If the user wishes to update the software, the process proceeds to step 563. The software may then be updated in a similar manner as described in
If the user wishes to view their sync history, the process proceeds to step 565. The user may view their sync history in a similar manner as described in FIG. 5B.
If the user wishes to create customized channels manually, the process proceeds to step 567. Customized channels are created in a similar manner as described in FIG. 5C.
If the user wishes to create channels automatically while surfing, the process proceeds to step 569. Channels are automatically created in a similar manner as described in FIG. 5C.
If the user wishes to export channels to other users, the process proceeds to step 571. The user's channels are exported to other users in a similar manner as described in FIG. 5B.
If the user wishes to import old channels and data files, the process proceeds to step 573. Old channels and data files are imported for viewing as described in FIG. 5B.
If the user wishes to modify channels, the process proceeds to step.575. Current user channels may be modified in a similar manner as described in FIG. 5B.
If the user wishes to remove channels from their account, the process proceeds to step 577. Channels are removed from the user's account in a similar manner as described in FIG. 5C.
Various example screen shots related to the functionality of the invention are considered in this section. It is noted that these screen shots are provided for illustrative purposes only, and are not limiting. Additional screen shots will be apparent to persons skilled in the relevant art(s).
These screen shots are generated by the user interfaces of the invention, such as user interface 130 in the server 104 and user interface 144 in the clients 108. However, other modules of the invention may also contribute to the user interface function with regard to their respective functionalities and responsibilities. For example, and without limitation, the forms module 136 may contribute to user interface functionality with regard to forms.
Generally, screen shots are generated to enable interaction with users. For example, screen shots may be generated to provide information to users, or to obtain information from users. Other uses of screen shots will be apparent to persons skilled in the relevant art(s).
The screen shots in
According to the invention, the client 108 can cache web pages in the databases of the client 108 when it is browsing the Internet (while connected to the server 104, for example). Then, when not connected to the Internet, the user of the client 108 may browse and interact with pages stored in the cache.
According to an embodiment of an invention, a corporate entity (or enterprise) controls a server 104, and its employees have devices 106 that interact with the server 104 in the manner discussed herein. The server 104 may support channels that are specific to the enterprise, or otherwise relevant to the enterprise (as well as supporting any other channels).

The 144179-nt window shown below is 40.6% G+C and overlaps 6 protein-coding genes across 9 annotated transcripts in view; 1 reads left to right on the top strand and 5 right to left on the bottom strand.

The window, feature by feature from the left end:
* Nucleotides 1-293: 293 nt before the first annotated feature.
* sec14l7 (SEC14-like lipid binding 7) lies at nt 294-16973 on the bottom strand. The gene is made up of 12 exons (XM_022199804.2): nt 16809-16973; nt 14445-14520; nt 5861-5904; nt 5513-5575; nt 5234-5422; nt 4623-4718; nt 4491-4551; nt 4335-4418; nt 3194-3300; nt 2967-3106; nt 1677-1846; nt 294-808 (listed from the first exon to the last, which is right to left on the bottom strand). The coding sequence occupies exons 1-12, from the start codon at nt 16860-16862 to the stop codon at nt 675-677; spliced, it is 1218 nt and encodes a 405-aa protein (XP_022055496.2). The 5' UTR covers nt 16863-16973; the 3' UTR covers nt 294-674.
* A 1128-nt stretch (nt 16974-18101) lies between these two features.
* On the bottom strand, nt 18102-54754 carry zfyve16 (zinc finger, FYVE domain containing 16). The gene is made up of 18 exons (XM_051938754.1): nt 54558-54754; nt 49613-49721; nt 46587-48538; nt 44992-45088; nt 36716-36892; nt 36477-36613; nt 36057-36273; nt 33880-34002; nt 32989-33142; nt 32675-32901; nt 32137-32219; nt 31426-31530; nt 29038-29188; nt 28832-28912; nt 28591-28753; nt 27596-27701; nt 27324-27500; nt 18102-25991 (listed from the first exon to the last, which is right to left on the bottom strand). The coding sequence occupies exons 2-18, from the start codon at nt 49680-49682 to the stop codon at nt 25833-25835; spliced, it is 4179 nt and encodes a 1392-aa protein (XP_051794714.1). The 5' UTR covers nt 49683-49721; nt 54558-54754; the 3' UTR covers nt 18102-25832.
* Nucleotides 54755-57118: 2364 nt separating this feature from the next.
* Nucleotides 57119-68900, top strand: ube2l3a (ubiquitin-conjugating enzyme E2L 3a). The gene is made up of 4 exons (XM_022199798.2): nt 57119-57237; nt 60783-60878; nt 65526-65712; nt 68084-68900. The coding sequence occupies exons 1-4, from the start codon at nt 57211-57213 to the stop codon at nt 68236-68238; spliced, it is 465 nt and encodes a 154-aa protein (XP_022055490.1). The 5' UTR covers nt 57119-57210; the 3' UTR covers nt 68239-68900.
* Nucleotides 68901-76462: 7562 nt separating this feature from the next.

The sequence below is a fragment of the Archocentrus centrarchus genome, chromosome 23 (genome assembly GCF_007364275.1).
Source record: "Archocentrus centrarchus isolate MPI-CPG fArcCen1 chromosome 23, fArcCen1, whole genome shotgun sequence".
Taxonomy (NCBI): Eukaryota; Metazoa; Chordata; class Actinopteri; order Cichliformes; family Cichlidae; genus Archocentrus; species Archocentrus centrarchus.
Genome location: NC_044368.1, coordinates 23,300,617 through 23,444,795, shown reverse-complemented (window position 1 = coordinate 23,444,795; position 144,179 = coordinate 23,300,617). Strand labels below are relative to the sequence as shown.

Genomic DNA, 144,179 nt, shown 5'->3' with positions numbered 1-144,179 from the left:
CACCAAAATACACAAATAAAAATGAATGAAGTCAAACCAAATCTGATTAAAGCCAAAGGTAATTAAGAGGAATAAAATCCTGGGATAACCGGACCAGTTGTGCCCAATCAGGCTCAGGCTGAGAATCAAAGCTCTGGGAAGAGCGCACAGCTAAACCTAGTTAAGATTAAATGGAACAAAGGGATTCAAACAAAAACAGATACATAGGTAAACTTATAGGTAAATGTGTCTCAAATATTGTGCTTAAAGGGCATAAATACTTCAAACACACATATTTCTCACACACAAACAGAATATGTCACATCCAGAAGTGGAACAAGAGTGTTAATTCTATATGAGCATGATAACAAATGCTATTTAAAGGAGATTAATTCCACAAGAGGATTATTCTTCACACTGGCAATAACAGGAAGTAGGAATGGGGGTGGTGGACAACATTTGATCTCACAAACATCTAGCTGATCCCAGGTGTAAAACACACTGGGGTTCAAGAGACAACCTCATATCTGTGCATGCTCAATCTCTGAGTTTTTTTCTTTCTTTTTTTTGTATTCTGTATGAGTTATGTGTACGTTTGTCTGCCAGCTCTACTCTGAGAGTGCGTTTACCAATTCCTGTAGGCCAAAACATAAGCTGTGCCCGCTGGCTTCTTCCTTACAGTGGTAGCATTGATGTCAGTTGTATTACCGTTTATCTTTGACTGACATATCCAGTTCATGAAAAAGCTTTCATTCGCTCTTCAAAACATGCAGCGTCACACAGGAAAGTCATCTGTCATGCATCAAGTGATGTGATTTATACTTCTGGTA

After the client software is installed on device 106, example screen shot in
While various embodiments of the present invention have been described above, it should be understood that they have been presented by way of example only, and not limitation. It will be understood by those skilled in the art that various changes in form and details may be made therein without departing from the spirit and scope of the invention as defined in the appended claims. Thus, the breadth and scope of the present invention should not be limited by any of the above-described exemplary embodiments, but should be defined only in accordance with the following claims and their equivalents.
|Patente citada||Fecha de presentación||Fecha de publicación||Solicitante||Título|
|US5349678||21 Ago 1991||20 Sep 1994||Norand Corporation||Versatile RF data capture system|
|US5377326||22 Jun 1993||27 Dic 1994||Sharp Kabushiki Kaisha||Electronic apparatus with remote data supplementation/update selection and error display|
|US5392390||10 Abr 1992||21 Feb 1995||Intellilink Corp.||Method for mapping, translating, and dynamically reconciling data between disparate computer platforms|
|US5410543||5 Jul 1994||25 Abr 1995||Apple Computer, Inc.||Method for connecting a mobile computer to a computer network by using an address server|
|US5426594||2 Abr 1993||20 Jun 1995||Motorola, Inc.||Electronic greeting card store and communication system|
|US5666530||2 Dic 1992||9 Sep 1997||Compaq Computer Corporation||System for automatic synchronization of common file between portable computer and host computer via communication channel selected from a plurality of usable channels there between|
|US5666553||22 Jul 1994||9 Sep 1997||Puma Technology, Inc.||Method for mapping, translating, and dynamically reconciling data between disparate computer platforms|
|US5673322||22 Mar 1996||30 Sep 1997||Bell Communications Research, Inc.||System and method for providing protocol translation and filtering to access the world wide web from wireless or low-bandwidth networks|